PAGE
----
JJ: It was a dream of mine to work with him since my first CD and I checked out where was going to be and what he was up to. By his track record I knew he was the guy, so I basically waited for him. In 2004, I introduced myself at the Newport Beach Jazz Festival and told him I really wanted to work with him; I was a up-and-coming saxophonist and had a lot of potential. I had to sell the product.
He was very busy at the time working with Norman Brown, Rick Braun and everybody else so he said, "I don't have time. I'm mainly working with signed artists at this point, but good luck. Give me a call when you make it."
AAJ: Sounds like he had heard that sales pitch before, huh?
JJ: I was really persistent. I knew I wanted to work with him so I kept up the correspondence. I invited him to my performances and tried to catch his shows. Eventually, he said, "Why don't you come play in my band...you'd be a great addition to what we're doing...you can sing on this one song and play sax on the other...it'll be fun."
We had our first show together in 2006 and after that he said, "Let's work together. I want to produce you." It's been a fantastic relationship musically. We're both on the same page. He likes to write and I like to write and together we come up with some really cool stuff. We just go for it. There are not really any borders.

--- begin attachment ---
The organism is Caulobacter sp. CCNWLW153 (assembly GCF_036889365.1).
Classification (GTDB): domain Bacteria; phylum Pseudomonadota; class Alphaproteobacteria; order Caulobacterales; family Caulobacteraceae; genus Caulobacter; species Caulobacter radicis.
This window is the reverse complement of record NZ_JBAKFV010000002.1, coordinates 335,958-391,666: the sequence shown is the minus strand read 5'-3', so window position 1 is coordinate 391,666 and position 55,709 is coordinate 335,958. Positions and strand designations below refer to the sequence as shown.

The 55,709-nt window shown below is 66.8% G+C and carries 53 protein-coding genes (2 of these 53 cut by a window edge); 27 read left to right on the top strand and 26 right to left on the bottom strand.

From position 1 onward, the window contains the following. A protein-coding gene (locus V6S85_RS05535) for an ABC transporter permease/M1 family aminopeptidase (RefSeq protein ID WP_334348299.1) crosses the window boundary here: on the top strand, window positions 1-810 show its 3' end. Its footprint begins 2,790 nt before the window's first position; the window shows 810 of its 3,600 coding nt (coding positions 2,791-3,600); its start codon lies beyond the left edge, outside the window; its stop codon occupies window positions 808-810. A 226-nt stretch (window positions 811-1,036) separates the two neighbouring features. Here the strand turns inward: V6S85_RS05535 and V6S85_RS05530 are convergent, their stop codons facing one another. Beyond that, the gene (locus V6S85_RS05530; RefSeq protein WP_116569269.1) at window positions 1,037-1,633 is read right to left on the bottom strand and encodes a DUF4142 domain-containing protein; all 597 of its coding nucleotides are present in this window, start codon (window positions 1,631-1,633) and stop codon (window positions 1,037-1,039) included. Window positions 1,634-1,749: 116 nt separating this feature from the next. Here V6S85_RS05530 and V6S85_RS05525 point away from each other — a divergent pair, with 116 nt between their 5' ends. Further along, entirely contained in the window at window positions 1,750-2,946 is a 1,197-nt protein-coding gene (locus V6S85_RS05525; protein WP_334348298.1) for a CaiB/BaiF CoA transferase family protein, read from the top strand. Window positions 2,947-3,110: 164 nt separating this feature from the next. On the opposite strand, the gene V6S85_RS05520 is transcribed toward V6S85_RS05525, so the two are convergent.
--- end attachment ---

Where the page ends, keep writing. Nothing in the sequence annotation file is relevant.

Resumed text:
AAJ: How many songs on Tequila Moon did you write?
JJ: Six [out of eleven tracks].
AAJ: Is there a song that has a particular meaning for you that you can say, "I'm glad I got this one on the album?"
JJ: One of my favorites is "Fiesta Velada," because it's a party song. It means "all night party" and it reminds me of my childhood and family, growing up with big parties at my house. Those were the only times we were allowed to stay up past nine. It was a fun time and that song captures that. That makes it special to me.
AAJ: Your Latin heritage is very much in evidence on the album. This is not just a R&B, pseudo-funk rehash.
JJ: There's a Latin undertone to every song throughout this album and I was very pleased with that. It's like a story. I think that's going to be the concept to me as an artist since that is such a big part of me.
AAJ: When you do a song like Sergio Mendes's "Mas Que Nada" how do you decide you want to sing it, but not play?
JJ: I think music is just one big part of me as far as playing alto sax versus flute versus piano versus guitar versus singing. It's all the same thing. I grew up playing a lot of instruments. When they asked me to sing on the album, I had done backup singing before, but lead vocals are a whole other story. I studied a lot. I listened to the original by Sergio Mendes and takes by Jorge Ben and Marc Antoine. Then I came up with my own.